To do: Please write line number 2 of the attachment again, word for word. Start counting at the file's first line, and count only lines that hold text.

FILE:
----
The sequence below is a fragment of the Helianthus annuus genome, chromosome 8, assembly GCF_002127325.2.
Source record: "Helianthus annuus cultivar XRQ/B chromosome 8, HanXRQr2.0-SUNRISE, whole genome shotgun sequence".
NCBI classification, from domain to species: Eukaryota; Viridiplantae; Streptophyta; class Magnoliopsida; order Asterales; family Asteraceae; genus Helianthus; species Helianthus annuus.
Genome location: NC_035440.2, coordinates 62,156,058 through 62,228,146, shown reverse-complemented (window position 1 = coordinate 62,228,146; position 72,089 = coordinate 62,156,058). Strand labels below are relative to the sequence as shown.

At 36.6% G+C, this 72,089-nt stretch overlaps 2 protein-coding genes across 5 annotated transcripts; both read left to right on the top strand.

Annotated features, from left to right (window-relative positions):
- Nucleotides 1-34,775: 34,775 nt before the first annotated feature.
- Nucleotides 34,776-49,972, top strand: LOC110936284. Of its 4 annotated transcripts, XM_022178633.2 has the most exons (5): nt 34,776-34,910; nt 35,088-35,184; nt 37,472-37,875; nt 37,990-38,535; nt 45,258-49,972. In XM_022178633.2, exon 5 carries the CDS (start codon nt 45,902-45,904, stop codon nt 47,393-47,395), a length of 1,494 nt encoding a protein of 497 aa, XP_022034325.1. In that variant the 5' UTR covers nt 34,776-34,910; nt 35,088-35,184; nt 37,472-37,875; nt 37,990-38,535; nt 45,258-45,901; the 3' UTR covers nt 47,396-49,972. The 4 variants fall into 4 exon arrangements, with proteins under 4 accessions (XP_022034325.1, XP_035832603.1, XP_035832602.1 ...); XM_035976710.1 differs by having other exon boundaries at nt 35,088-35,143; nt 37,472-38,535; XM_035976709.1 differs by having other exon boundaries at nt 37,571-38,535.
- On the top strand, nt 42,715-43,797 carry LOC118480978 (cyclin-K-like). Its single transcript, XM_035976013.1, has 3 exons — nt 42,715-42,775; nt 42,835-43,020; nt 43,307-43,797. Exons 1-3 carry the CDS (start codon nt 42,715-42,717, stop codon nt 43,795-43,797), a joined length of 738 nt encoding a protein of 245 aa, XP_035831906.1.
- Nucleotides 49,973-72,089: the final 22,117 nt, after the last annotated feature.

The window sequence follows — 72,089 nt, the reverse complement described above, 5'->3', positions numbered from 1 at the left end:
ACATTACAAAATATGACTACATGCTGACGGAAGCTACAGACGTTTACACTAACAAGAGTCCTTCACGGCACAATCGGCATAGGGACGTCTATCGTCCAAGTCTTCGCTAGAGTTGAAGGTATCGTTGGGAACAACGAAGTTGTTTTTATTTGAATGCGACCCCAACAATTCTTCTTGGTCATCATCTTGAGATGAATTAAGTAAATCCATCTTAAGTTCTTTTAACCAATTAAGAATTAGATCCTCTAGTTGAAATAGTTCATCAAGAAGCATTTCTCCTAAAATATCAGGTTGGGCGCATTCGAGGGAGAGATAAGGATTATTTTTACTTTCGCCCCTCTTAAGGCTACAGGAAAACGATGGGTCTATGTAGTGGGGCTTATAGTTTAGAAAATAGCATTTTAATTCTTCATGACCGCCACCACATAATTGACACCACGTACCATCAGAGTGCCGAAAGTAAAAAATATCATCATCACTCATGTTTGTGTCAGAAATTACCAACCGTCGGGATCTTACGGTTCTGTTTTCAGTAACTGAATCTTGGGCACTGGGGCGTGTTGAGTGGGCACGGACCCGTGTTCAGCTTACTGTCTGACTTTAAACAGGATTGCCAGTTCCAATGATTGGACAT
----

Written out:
Source record: "Helianthus annuus cultivar XRQ/B chromosome 8, HanXRQr2.0-SUNRISE, whole genome shotgun sequence".